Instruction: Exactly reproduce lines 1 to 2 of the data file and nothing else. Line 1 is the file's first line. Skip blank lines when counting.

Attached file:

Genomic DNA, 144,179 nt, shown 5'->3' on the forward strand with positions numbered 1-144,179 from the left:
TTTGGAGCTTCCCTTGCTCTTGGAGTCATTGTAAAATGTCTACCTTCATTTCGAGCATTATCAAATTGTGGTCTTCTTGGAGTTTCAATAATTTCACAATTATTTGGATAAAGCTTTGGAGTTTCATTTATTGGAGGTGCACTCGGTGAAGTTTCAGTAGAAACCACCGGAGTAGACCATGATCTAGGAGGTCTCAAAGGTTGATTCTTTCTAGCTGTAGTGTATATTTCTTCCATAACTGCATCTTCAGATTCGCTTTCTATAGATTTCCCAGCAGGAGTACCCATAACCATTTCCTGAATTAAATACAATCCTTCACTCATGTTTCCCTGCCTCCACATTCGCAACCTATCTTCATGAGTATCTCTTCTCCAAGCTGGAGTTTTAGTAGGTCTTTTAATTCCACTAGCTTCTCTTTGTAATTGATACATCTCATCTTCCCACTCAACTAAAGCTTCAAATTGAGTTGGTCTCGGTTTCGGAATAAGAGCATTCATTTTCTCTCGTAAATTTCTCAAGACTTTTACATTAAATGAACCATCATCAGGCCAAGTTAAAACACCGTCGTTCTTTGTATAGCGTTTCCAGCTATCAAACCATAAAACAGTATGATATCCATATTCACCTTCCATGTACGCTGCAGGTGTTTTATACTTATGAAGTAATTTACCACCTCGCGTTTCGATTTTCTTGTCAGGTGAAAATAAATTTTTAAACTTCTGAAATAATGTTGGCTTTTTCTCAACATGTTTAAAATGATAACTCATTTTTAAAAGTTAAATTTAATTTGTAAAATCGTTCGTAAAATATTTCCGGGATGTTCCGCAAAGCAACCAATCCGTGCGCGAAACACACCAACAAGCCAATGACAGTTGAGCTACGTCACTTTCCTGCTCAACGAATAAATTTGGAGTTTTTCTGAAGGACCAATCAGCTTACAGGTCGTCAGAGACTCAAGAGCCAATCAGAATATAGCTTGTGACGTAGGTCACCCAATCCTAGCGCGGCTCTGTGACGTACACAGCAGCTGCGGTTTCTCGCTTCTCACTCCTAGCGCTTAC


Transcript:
Genomic DNA, 144,179 nt, shown 5'->3' on the forward strand with positions numbered 1-144,179 from the left:
TTTGGAGCTTCCCTTGCTCTTGGAGTCATTGTAAAATGTCTACCTTCATTTCGAGCATTATCAAATTGTGGTCTTCTTGGAGTTTCAATAATTTCACAATTATTTGGATAAAGCTTTGGAGTTTCATTTATTGGAGGTGCACTCGGTGAAGTTTCAGTAGAAACCACCGGAGTAGACCATGATCTAGGAGGTCTCAAAGGTTGATTCTTTCTAGCTGTAGTGTATATTTCTTCCATAACTGCATCTTCAGATTCGCTTTCTATAGATTTCCCAGCAGGAGTACCCATAACCATTTCCTGAATTAAATACAATCCTTCACTCATGTTTCCCTGCCTCCACATTCGCAACCTATCTTCATGAGTATCTCTTCTCCAAGCTGGAGTTTTAGTAGGTCTTTTAATTCCACTAGCTTCTCTTTGTAATTGATACATCTCATCTTCCCACTCAACTAAAGCTTCAAATTGAGTTGGTCTCGGTTTCGGAATAAGAGCATTCATTTTCTCTCGTAAATTTCTCAAGACTTTTACATTAAATGAACCATCATCAGGCCAAGTTAAAACACCGTCGTTCTTTGTATAGCGTTTCCAGCTATCAAACCATAAAACAGTATGATATCCATATTCACCTTCCATGTACGCTGCAGGTGTTTTATACTTATGAAGTAATTTACCACCTCGCGTTTCGATTTTCTTGTCAGGTGAAAATAAATTTTTAAACTTCTGAAATAATGTTGGCTTTTTCTCAACATGTTTAAAATGATAACTCATTTTTAAAAGTTAAATTTAATTTGTAAAATCGTTCGTAAAATATTTCCGGGATGTTCCGCAAAGCAACCAATCCGTGCGCGAAACACACCAACAAGCCAATGACAGTTGAGCTACGTCACTTTCCTGCTCAACGAATAAATTTGGAGTTTTTCTGAAGGACCAATCAGCTTACAGGTCGTCAGAGACTCAAGAGCCAATCAGAATATAGCTTGTGACGTAGGTCACCCAATCCTAGCGCGGCTCTGTGACGTACACAGCAGCTGCGGTTTCTCGCTTCTCACTCCTAGCGCTTAC